Friday, June 09, 2006

Ethanol Efficiency?

Many have pointed to ethanol as an alternative to "our dependence on foreign oil." The interest in ethanol as an alternative energy source has led to many studies, and apparently a significant dispute over whether ethanol requires far more energy in production than is returned for use as a fuel. The Wall Street Journal ($$$) has an interesting discussion of this issue written by Carl Bialik, "The Numbers Guy". He makes the following observation:
"It can be disorienting to discover that reputable researchers can so seriously disagree on a single number. In an article last month, the Toledo Blade counted studies, as if that might help settle things. The newspaper noted Prof. Pimentel's work, and added, 'Five other researchers have done studies and agree. Thirteen other studies, including one paid for by the Department of Energy, show the opposite.'"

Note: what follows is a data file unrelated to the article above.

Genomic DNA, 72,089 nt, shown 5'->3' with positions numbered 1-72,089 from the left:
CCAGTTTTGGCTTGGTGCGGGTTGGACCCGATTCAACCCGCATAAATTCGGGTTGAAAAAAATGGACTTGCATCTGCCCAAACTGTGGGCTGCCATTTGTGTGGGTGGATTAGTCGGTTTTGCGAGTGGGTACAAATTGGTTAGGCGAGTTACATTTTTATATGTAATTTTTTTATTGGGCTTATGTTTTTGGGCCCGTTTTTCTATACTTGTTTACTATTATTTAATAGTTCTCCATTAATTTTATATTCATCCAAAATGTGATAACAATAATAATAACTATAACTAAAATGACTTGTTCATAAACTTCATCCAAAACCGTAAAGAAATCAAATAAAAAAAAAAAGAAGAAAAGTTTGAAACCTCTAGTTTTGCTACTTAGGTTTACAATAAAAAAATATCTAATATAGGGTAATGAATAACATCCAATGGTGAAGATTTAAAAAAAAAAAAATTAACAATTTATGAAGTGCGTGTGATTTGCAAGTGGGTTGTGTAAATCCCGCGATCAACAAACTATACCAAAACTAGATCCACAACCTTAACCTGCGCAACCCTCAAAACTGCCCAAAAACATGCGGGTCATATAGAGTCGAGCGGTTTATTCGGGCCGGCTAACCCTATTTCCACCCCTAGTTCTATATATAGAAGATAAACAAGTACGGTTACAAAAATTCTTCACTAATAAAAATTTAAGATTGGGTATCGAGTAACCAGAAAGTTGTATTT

I guess I don't find this disagreement surprising. After all, I've written here on numerous occasions that when science and politics meet, politics wins.

Perhaps in this issue we can once again see the beauty in the economic analysis of public policy. A sure way of discovering if ethanol is "efficient" is to let the market test the hypothesis.

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